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Volunteering at Scouts is changing to help us reach more young people

Volunteering is changing to help us reach more young people

Volunteering is changing at Scouts. Read more

Discover what this means

Make lollipop stick catapults

Put your pioneering skills to the test by creating a miniature catapult from lolly sticks. Ready, aim, fire!

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You’ll need

  • Lollipop sticks
  • Elastic bands
  • Sticky tack
  • Pom-poms
  • Plastic bottle caps

To watch in full screen, double click the video

Before you begin

  • Use the safety checklist to help you plan and risk assess your activity. Additional help to carry out your risk assessment, including examples can be found here. Don’t forget to make sure all young people and adults involved in the activity know how to take part safely.
  • Make sure you’ll have enough adult helpers. You may need some parents and carers to help if you’re short on helpers.

Planning this activity

  • You can usually find lollipop sticks with the craft supplies in high street shops, craft stores or online.
  • Decide what you’ll fire. You could use pom-poms, or anything similarly small and soft.
  • Avoid using marshmallows with Squirrels, due to choking hazards. Take a look at meal safety advice for four and five year olds to prevent choking.

What’s a catapult?

  1. Gather everyone together and ask if anyone knows what a catapult is or what they’re used for. 
  2. Explain that people have used catapults for thousands of years. They can be small enough to hold in your hand or a huge machine on wheels. In the past, catapults were often built out of wood tied together with rope, which is pioneering. Catapults can be used to hurl objects across a distance.

Make a catapult

  1. Everyone should split into pairs. Give each pair eight lolly sticks and some elastic bands.
  2. Each pair should stack six lollipop sticks on top of each other. They should secure each end of the stack with an elastic band. It’s really important that the elastic bands are tight enough to hold the bundle together, so a grown up might need to offer a helping hand. 
  3. Each pair should put one of their remaining sticks on top of the other. They should secure one end of the sticks with an elastic band. 
  4. Each pair should open the free end of the two lolly sticks, so the whole thing looks like a beak.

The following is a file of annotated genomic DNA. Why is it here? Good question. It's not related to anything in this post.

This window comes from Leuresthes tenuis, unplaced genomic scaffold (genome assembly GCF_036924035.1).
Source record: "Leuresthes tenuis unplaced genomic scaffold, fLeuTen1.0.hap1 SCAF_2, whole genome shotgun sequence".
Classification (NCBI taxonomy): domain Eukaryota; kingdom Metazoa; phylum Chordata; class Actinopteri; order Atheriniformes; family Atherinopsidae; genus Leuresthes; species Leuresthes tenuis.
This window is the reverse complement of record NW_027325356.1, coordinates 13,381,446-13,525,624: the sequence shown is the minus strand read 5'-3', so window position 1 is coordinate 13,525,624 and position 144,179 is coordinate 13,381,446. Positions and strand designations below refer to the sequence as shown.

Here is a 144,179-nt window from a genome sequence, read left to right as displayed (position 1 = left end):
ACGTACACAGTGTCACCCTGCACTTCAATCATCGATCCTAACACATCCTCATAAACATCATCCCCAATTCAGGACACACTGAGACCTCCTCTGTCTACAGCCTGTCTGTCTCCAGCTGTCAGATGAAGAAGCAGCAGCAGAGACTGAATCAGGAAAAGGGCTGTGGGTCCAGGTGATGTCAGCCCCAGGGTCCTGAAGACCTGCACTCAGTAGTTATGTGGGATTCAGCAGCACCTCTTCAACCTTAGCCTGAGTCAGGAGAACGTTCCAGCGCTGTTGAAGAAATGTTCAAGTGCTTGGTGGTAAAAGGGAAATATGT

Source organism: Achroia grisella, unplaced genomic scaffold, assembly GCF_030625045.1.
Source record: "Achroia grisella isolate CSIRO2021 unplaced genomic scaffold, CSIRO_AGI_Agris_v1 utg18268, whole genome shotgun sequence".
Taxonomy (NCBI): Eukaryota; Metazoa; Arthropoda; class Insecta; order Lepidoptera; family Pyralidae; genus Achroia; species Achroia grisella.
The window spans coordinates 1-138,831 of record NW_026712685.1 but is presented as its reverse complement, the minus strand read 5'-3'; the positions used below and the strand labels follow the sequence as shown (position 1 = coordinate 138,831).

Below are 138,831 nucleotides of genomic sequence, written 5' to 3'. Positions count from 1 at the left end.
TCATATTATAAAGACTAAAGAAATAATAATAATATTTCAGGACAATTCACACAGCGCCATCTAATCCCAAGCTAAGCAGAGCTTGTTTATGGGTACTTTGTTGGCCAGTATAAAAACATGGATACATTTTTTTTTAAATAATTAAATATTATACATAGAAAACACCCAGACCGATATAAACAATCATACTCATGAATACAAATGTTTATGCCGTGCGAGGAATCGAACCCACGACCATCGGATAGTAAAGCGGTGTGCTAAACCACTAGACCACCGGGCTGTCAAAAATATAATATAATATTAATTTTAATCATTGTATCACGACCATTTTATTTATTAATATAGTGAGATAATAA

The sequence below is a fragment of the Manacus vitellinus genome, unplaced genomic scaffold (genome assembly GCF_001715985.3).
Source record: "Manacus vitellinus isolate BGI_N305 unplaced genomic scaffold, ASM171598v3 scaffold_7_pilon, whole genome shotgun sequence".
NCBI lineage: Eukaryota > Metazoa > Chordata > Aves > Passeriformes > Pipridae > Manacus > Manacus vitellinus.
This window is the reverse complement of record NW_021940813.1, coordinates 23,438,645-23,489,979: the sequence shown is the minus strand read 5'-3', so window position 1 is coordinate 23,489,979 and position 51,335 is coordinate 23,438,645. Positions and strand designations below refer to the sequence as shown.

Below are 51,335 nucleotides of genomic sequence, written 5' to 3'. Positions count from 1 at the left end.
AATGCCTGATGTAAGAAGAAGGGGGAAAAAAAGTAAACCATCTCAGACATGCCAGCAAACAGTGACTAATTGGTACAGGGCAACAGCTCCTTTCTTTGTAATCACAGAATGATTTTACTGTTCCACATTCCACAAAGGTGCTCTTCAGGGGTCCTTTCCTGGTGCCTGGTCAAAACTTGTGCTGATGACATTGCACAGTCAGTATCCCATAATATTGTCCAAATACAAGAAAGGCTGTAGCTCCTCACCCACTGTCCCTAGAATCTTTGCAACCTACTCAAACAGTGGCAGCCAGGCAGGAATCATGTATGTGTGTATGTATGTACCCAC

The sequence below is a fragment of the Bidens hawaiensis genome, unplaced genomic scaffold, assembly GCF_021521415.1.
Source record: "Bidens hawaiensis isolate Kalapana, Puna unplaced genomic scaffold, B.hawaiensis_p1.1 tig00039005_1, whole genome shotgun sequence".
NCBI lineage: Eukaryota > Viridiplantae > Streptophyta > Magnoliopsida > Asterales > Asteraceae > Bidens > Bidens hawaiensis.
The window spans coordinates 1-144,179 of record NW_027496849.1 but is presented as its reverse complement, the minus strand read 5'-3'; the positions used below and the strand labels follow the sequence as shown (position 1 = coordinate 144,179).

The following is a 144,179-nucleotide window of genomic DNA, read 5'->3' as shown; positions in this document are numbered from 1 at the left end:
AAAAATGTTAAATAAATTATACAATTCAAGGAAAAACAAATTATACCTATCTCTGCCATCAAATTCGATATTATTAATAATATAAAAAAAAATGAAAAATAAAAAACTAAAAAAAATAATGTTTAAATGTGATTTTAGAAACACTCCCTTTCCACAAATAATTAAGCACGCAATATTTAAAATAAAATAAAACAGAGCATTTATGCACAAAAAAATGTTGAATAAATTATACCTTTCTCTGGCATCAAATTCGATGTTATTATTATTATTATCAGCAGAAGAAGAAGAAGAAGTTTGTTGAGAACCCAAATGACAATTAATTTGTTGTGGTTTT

5. Each pair should push their bundle of six sticks inside the beak shape as far as it can go. It should look a bit like a wonky cross, where one of the lines is held open.
  6. Wind an elastic band around the point where the two bundles meet – the middle of the wonky cross shape. 
  7. One person in each pair should hold the catapult flat on the table, while the other person twangs the top of the double stick ‘beak’. This is the arm of the catapult, so it should twang freely. Pairs could test how well their catapult is working by trying to twang a pom-pom from the end of the arm. It might take a bit of practice!
  8. Everyone should adjust their elastic bands until they think their catapult has he maximum amount of spring. 
  9. Everyone should use sticky tack to attach a bottle lid to the end of their catapult arm. This will act as a handy bucket to hold the pom-poms.

Let the games begin!

  1. Each pair should take it in turns to practice using their catapult. They should put a pom-pom in the bottle lid bucket, push the arm down, and then release it to watch the pom-pom fly. 
  2. Everyone should test the catapults against each other. Who can make a pom-pom fly the furthest?
  3. You could try ‘best of three’, or keep going until the pom-poms run out. You could even use a bowl or bucket as a target – who’ll be the first to get a pom-pom in, or who’ll get the most in? Make sure pairs remember to share their catapult and take it in turns.


This activity needed everyone to use their teamwork skills, as well as other practical skills. Which part of building the catapult did people find the trickiest? The elastic bands in this activity represented the ropes people use in bigger pioneering projects – they use the same skills that everyone used to make their catapults to make bigger things like tables or chairs from logs or poles and rope. What would’ve happened if people hadn’t used elastic bands, or hadn’t made sure they were tight? People’s catapults may have fallen apart, and they certainly wouldn’t have worked. Was it helpful to have a partner? When was it most helpful? People may have found it helpful during the tricky bits like attaching the elastic bands. How did everyone make sure both people in a pair did an even amount of constructing and testing? This was probably some people’s first ever pioneering project – well done!


All activities must be safely managed. You must complete a thorough risk assessment and take appropriate steps to reduce risk. Use the safety checklist to help you plan and risk assess your activity. Always get approval for the activity, and have suitable supervision and an InTouch process.

Rubbish and recycling

All items should be clean and suitable for this activity.

People can experiment with their lolly stick stack – what happens if they use four, or eight? People could also experiment with different types of elastic bands.

Anyone who struggles with fine motor skills may need an extra helping hand.

All Scout activities should be inclusive and accessible.

Take your pioneering skills outside and try to build a larger catapult with twigs, sticks, or even fallen branches.